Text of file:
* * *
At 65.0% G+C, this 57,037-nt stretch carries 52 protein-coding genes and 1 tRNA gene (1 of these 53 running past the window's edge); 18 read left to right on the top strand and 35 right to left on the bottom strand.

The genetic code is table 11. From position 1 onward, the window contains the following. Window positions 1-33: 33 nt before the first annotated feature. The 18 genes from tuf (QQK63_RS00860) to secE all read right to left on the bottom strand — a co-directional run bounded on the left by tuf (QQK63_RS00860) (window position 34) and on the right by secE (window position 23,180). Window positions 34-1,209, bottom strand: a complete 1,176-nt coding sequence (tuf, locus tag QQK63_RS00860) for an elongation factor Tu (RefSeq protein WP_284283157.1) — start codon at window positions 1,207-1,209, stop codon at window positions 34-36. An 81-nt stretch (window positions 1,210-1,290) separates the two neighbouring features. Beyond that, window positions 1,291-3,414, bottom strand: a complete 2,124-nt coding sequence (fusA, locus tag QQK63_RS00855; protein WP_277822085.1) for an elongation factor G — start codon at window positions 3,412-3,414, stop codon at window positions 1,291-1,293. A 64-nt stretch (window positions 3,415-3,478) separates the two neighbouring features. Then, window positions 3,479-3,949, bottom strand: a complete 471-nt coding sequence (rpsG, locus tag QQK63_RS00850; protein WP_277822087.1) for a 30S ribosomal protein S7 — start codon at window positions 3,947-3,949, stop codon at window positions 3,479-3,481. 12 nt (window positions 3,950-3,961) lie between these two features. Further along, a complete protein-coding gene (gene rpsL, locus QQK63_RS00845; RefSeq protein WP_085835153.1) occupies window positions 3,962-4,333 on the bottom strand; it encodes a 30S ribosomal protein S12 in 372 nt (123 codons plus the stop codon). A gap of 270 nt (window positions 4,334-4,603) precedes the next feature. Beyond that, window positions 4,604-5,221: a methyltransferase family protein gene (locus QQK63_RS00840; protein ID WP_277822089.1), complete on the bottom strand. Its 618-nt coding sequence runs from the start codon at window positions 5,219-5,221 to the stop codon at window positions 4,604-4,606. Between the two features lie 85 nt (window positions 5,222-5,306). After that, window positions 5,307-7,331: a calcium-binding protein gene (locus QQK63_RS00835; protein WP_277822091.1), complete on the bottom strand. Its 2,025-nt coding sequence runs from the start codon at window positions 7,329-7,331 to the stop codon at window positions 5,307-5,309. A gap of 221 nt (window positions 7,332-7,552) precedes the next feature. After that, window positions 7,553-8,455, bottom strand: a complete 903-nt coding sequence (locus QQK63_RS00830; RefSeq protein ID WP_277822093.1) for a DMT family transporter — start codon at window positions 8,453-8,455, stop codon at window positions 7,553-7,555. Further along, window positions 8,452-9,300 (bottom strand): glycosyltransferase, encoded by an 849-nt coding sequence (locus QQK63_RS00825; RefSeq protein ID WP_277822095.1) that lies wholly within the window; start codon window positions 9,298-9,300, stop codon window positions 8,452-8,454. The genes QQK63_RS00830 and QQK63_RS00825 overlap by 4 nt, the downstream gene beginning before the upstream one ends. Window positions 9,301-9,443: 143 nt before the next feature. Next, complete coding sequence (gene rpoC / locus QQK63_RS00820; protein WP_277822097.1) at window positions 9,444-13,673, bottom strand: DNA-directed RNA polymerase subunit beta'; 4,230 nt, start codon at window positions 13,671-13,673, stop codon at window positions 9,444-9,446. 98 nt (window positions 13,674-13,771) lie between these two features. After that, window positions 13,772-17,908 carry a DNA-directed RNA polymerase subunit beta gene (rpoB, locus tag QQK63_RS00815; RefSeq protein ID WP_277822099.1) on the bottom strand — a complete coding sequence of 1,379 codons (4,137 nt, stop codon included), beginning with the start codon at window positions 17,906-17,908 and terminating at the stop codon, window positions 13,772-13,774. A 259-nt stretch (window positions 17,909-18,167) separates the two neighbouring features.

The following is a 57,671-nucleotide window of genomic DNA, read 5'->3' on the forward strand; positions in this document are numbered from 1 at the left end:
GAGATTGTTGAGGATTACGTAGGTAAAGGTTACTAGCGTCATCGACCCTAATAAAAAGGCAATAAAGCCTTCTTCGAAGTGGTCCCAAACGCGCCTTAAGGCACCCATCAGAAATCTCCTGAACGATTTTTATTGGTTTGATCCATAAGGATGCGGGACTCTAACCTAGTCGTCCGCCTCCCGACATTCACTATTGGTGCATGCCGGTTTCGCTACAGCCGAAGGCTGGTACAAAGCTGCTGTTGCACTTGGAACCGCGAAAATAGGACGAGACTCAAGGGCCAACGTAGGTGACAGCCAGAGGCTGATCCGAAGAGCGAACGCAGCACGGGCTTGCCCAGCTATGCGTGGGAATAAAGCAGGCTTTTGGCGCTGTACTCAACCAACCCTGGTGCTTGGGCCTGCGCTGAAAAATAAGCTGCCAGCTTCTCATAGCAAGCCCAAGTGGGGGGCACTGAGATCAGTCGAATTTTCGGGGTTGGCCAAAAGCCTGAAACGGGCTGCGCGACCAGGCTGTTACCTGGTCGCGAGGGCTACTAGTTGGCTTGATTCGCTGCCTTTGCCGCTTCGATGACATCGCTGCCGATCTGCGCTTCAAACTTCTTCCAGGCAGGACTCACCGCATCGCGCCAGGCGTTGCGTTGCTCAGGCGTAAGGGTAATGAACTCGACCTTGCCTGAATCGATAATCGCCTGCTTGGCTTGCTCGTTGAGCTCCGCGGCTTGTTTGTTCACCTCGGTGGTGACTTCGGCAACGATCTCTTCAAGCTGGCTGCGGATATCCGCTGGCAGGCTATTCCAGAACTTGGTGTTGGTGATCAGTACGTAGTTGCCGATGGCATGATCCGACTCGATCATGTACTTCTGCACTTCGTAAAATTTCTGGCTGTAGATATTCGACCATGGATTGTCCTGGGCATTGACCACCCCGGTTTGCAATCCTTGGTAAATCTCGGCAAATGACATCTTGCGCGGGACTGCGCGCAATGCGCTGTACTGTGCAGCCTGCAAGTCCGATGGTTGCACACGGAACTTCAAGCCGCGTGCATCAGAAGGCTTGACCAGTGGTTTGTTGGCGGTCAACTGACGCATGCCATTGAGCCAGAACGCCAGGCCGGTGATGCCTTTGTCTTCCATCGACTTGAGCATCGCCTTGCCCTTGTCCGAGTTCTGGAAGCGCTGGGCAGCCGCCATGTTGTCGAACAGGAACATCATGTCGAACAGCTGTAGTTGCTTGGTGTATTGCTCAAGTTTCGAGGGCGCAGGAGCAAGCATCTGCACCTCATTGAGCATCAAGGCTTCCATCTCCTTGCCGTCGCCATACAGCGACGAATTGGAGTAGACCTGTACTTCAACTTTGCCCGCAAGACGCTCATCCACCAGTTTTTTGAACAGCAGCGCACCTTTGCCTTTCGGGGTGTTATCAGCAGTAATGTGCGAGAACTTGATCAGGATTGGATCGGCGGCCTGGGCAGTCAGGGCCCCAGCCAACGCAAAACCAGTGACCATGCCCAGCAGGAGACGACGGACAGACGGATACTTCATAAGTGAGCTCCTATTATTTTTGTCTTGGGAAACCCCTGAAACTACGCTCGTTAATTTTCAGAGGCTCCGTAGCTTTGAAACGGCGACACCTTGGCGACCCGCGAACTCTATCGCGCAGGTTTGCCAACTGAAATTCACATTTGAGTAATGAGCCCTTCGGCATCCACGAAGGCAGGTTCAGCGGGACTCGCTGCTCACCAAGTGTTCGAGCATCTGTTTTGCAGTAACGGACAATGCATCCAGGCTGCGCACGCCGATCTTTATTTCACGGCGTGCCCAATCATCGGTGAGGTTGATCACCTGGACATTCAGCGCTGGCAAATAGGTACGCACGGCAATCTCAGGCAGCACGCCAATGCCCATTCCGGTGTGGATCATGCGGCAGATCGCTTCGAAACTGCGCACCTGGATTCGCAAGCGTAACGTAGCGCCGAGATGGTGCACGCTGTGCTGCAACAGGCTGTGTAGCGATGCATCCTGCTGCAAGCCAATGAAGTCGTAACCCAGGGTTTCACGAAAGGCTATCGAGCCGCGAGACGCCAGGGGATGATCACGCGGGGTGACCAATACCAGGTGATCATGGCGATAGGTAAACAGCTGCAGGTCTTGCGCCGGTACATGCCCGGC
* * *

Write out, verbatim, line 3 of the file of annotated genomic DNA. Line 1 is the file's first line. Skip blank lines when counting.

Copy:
The following is a 57,671-nucleotide window of genomic DNA, read 5'->3' on the forward strand; positions in this document are numbered from 1 at the left end: